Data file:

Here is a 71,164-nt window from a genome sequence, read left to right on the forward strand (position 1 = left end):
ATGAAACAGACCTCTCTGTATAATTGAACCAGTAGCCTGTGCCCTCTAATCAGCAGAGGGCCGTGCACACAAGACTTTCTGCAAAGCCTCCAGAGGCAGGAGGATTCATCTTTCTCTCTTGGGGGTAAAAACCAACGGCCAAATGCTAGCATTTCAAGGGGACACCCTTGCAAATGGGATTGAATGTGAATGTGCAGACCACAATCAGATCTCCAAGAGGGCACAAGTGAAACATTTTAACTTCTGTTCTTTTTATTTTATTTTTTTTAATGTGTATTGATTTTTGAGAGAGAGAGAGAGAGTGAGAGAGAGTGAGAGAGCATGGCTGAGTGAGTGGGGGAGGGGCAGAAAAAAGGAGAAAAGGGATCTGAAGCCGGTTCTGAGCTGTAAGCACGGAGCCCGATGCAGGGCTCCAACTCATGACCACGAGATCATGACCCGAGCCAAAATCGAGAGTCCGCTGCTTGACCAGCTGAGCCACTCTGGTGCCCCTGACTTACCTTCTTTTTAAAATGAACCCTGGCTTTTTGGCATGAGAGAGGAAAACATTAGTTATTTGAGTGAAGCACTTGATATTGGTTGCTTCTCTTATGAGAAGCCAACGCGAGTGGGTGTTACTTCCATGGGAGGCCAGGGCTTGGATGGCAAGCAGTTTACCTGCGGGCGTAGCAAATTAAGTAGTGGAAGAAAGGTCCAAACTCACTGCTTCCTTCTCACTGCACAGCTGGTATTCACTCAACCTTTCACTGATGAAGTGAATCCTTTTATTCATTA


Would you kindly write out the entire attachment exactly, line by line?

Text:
Here is a 71,164-nt window from a genome sequence, read left to right on the forward strand (position 1 = left end):
ATGAAACAGACCTCTCTGTATAATTGAACCAGTAGCCTGTGCCCTCTAATCAGCAGAGGGCCGTGCACACAAGACTTTCTGCAAAGCCTCCAGAGGCAGGAGGATTCATCTTTCTCTCTTGGGGGTAAAAACCAACGGCCAAATGCTAGCATTTCAAGGGGACACCCTTGCAAATGGGATTGAATGTGAATGTGCAGACCACAATCAGATCTCCAAGAGGGCACAAGTGAAACATTTTAACTTCTGTTCTTTTTATTTTATTTTTTTTAATGTGTATTGATTTTTGAGAGAGAGAGAGAGAGTGAGAGAGAGTGAGAGAGCATGGCTGAGTGAGTGGGGGAGGGGCAGAAAAAAGGAGAAAAGGGATCTGAAGCCGGTTCTGAGCTGTAAGCACGGAGCCCGATGCAGGGCTCCAACTCATGACCACGAGATCATGACCCGAGCCAAAATCGAGAGTCCGCTGCTTGACCAGCTGAGCCACTCTGGTGCCCCTGACTTACCTTCTTTTTAAAATGAACCCTGGCTTTTTGGCATGAGAGAGGAAAACATTAGTTATTTGAGTGAAGCACTTGATATTGGTTGCTTCTCTTATGAGAAGCCAACGCGAGTGGGTGTTACTTCCATGGGAGGCCAGGGCTTGGATGGCAAGCAGTTTACCTGCGGGCGTAGCAAATTAAGTAGTGGAAGAAAGGTCCAAACTCACTGCTTCCTTCTCACTGCACAGCTGGTATTCACTCAACCTTTCACTGATGAAGTGAATCCTTTTATTCATTA